The participants enrolled in the study underwent monthly hematological and biochemical examinations in the outpatient clinic. Baseline values that were collected and measured in January 2011 included hemoglobin (Hb), albumin, potassium (K), corrected serum calcium (Ca), phosphate (P), intact parathyroid hormone (iPTH), alkaline phosphate (ALP), cholesterol, triglyceride, 24-h urine volume, total Kt/V, weekly urine creatinine clearance rate (Ccr), total weekly Ccr, and protein catabolic rate normalized using actual body weight. The formula for calculating the protein catabolic rate was 10.76 × {[(UV × UBUN + DV × DBUN)/1440 + 1.46]/BSA} × 1.73, where UV is the urine volume (L), DV is the dialysate volume (L), UBUN is the urine blood urea nitrogen (BUN), DBUN is the dialysate BUN, and BSA is the body surface area. All blood samples were analyzed using commercial kits and an auto-analyzer (Hitachi 7600–210; Hitachi Ltd., Tokyo, Japan). Albumin level was measured using the bromocresol green method; the normal range in the hospital was 3.5–5.2 g/dL. iPTH was measured using a chemiluminescence immunoassay (Siemens Healthcare Diagnostics Inc., Tarry Town, NY, USA). The parameters of standard peritoneal equilibration tests measured in January 2011 were collected as baseline data.

Stratified serum albumin levels

We used the time-averaged albumin level and serum albumin reach rate (target level: 3.5 g/dL) in 2011–2012 as the predictor variables. All-cause mortality in 2013–2015 was used as the outcome variable. The time-averaged albumin level was the average of the 24-month serum albumin level in 2011–2012. We defined serum albumin reach rate in the first 2 years (2011–2012) as the percentage of albumin measurements that reached ≥3.5 g/dL. Two serum albumin stratifications were used for analyses. We stratified the albumin reach rate into 5 groups depending on the serum albumin levels that reached 3.5 g/dL among the 24-month measurements. A 100% albumin reach rate indicated that all 24 monthly serum albumin measurements had reached 3.5 g/dL, and 0% indicated that none of the 24 monthly serum albumin measurements had reached 3.5 g/dL. Subsequently, we divided the participants into 2 groups according to the percentage of monthly serum albumin measurements that reached ≥3.5 g/dL over the first 2-year (2011–2012) follow-up period. Patients with ≥75% serum albumin measurements reaching ≥3.5 g/dL were classified as the higher rate group, whereas those with < 75% serum albumin measurements reaching ≥3.5 g/dL were indicated as the lower rate group.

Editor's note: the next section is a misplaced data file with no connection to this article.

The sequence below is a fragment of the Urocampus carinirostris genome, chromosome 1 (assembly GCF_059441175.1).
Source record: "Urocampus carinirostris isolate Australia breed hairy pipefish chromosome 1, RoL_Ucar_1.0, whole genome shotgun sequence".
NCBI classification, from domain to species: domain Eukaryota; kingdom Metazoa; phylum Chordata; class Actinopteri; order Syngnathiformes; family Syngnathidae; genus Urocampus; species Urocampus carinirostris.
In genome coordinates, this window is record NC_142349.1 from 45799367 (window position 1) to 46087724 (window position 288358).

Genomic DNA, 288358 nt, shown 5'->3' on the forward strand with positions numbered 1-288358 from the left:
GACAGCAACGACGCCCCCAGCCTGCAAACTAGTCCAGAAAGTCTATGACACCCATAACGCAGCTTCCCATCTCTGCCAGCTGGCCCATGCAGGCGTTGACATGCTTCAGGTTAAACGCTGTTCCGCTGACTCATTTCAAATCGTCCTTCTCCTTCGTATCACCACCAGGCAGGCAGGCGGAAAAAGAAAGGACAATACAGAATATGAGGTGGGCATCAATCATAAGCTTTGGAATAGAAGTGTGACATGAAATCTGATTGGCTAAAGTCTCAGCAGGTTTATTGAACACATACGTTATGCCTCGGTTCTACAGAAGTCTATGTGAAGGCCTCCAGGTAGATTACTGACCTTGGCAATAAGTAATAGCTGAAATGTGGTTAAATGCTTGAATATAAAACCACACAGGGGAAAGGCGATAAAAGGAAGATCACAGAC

Outcome measures

The outcome measures included the association between the serum albumin reach rate and time-averaged albumin levels in the first 2 years, with the subsequent 3-year all-cause mortality.

Statistical analysis

The baseline characteristics and clinical variables of the study population were grouped according to 24 months albumin rate reached at 3.5 g/dL and summarized as frequency (percentage) or mean (standard deviation). The difference between groups was estimated using independent two-sample t-test, chi-squared test, or Fisher’s exact test. The Cox proportional hazard regression model was used to determine the association between different albumin categories by using 24-month serum albumin measurements and all-cause mortality. A P-value of < 0.05 was considered statistically significant. Stata version 11.0 (StataCorp. 2009. Stata Statistical Software: Release 11. College Station, TX: StataCorp LP.) was used for all statistical analyses.

Results

A total of 302 patients were analyzed. During the 5-year period, 205 patients had high albumin levels, whereas 97 patients had low albumin levels. Older patients had lower serum albumin reach rates. Data of blood parameters showed that patients with lower albumin reach rates exhibited significantly lower values of Hb, albumin, P, and dialysis Kt/V than did those with higher albumin reach rates. However, ALP was significantly higher in patients with lower albumin reach rates (Table 1).

Table 1 Baseline characteristics and clinical features of the study population according to different albumin levels (N = 302)

Table 2 shows the distribution of the study population in different albumin classes (measured using 2-year serum albumin levels) and mortality rates based on stratified serum albumin levels. The trend of all-cause mortality showed a parallel increase with decreased serum albumin reach rates. A similar trend was observed in time-averaged serum albumin levels.